A lot of people these days get stick for dressing in cliched gear, even though they look pretty good. It takes something to wear a nice suit out and about, or to dress like James Dean or Marlon Branco or Gene Vincent. You'll probably get a lot of people who wear Crocs looking at you if you do, as if you were unbalancing their eco-karma in your 'efforts to look cool'. If you do dress like John Cale or Humphrey Bogart or Eva bloody Peron, please take some consolation from the fact that your sartorial statement doesn't read 'my house smells of yoghurt and bananas'.
One last thing. I've been pleasantly amused by the appearance of cut-price (ie, snide/ knock-off/ not actually recycled) Crocs on markets recently. Nothing enlivens a hangover more than watching ecobores excitedly handing over cash to opportunistic criminals and thereby exacerbating the problem they think they're addressing. Idiots.
Friday, 23 May 2008
Thursday, 22 May 2008
Anyway, file this one under promises.
Here's an idea: instead of entering into a dickswinging competition to show how tough/ brave you are, why not let someone who can actually shoot take the decisive penalty. Ho ho ho.Couldn't have put it better. Ronaldo's penalty was awful, but he's allowed a few lapses now and again. I think the knowing grin on Michel Platini's face when United went up for the cup said it all: they have indeed been the best team in Europe this season, whilst playing the best football. Note to Arsenal fans there, by the way. 'Playing the best football' means entertaining whilst scoring goals and winning rather than engaging in elaborate one-twos and being sycophantically praised by the 'Manchester' Guardian. Justice, as Thomas Hardy says*, was done...
* Yes, it was a very different context, but it's an awful book and he should just have stuck to the poems. If he'd been writing the poems by the time the book was published. Which he wasn't.
By the way, the first person who mentions realpolitik in this context is an arse. When we discuss the ways in which the power of the media remains unquantifable, we should perhaps think of Silvio as the quantifier.
Wednesday, 21 May 2008
My thesis, if you hadn't guessed, is on the novels of Henry Green. More precisely, it's on some of the novels of Henry Green, because I'm not writing (in any detail, at least) about the first two and last two works of the corpus. If this sounds a bit weird, it's only because Green is a relatively minor novelist. You'll find a lot of studies of Beckett, or Faulkner, or Phillip Roth, or John Updike, or even Angela Carter, which only entertain certain regions of the body of work within their analytical scope. For my purposes, Green's first two novels, Blindness and Living, are, respectively, juvenilia and an attempt to apply modernist narrative principles to the subject matter of Zola-esque ('Zolan'?) Naturalism. The last two, Nothing and Doting, represent a huge departure from their precedents both in terms of narrative style and subject matter. Essentailly, the five novels (and one autobiography) in my study are those that engage to a greater or lesser degree with the historical event (World War II) that coincided with publication. From Party Going (1939) to Concluding (1948), these novels examine the various ways in which the conflict, its precipitations, and its aftermath impacted on the imaginative and unconscious life of a literary culture that was already embroiled in the aesthetic endgame of modernism. The thesis also uses World War Two as a curtain-closer for one type of modernism and suggests that the employment of modernist technique thereafter occurs in a melancholic mode as the attempt to hang onto the stylistic momentum attained by the movement. In one way, they dramatise the fiery end of modernism, whilst in another they stage its apotheosis, as the 'impossibility' of writing engendered by war (as a kind of ultimately unrepresentable event) was, in one way, exactly what experimental writing after Mallarme looked for. I've used the words 'dramatise' and 'stage' here as I attempt to make these arguments by looking into the nuances of setting in these works, analysing why (to give one example) a railway station frozen in foggy London seems the ideal home for a novel set on the brink of WWII (the failure of the trains in the fog is a failure of the imagination when faced with cataclysm: the lyric moment of waiting is distended in the face of this failure, resulting in a lengthily drawn-out prose poem.)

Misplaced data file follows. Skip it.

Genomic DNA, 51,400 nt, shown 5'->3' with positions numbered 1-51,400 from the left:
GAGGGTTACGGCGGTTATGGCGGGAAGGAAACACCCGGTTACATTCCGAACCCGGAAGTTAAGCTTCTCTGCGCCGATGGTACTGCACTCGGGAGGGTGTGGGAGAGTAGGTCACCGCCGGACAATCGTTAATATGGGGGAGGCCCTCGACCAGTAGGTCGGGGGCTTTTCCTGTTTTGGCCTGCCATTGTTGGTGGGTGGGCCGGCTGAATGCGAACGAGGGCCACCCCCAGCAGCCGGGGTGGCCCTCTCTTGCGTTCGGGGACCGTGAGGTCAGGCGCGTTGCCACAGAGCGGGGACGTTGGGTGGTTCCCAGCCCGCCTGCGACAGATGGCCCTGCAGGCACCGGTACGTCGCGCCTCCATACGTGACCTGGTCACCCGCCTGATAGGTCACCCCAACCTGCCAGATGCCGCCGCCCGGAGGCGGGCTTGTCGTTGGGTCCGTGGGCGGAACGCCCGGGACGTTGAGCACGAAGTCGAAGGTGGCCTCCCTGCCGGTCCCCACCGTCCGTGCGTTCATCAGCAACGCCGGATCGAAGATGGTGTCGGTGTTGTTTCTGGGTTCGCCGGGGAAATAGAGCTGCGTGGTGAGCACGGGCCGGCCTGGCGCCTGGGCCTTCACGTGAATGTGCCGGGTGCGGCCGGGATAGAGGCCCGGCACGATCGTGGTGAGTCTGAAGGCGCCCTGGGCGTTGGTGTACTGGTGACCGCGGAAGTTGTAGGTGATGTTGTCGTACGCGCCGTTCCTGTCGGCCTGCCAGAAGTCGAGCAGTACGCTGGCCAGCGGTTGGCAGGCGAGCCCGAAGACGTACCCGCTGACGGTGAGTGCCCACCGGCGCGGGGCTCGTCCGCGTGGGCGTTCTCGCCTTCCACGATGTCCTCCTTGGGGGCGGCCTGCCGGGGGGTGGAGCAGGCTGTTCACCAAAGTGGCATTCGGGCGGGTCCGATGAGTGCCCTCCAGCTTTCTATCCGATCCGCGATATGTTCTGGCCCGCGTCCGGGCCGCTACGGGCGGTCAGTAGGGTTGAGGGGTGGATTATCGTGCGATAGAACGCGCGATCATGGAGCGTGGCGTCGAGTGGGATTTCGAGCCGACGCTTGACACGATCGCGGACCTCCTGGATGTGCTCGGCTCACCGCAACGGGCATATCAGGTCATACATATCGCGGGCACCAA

So, this is what I need to do to each chapter:
Introduction: I like most of the introduction, but the big points need to be shifted to the beginning. I also need to add chapter summaries (best left until the chapters are rewritten, I think), and I have an idea for a 'non-glossary' of Greenian figures which I cribbed from a book called Hitchcock's Cryptonymies. The non-glossary wouldn't be too hard- one item a day for a month would seal that, though I hope the external examiner will appreciate it.
Party Going: I'm nearly there with this one, although some points need tidying up and the introduction should be reordered. There's about 1500 words left to write on it about the imaginative resonance of the General Strike, and I need to lose some flabby bits about Derrida and Frank Kermode.
Pack my Bag: Green's autobiography, which I've used to instigate a mini-chapter demonstrating how the arguments expressed by the setting of Party Going are extrapolated in this book to give rise to a fully-fledged 'aesthetics of space'. Ending needs some extension. A few silly bits that need polishing, but I'm not too worried about this.
Caught: Again, nearly there. The first section and middle bit are almost in place, give or take a few unpackings of Lacanian stuff which I've used (no, I haven't read all, or much of Ecrits). There's a bit on London Bohemia which is a bit all over the shop, but that's eminently fixable. I don't want to spend more than a couple of days on this one.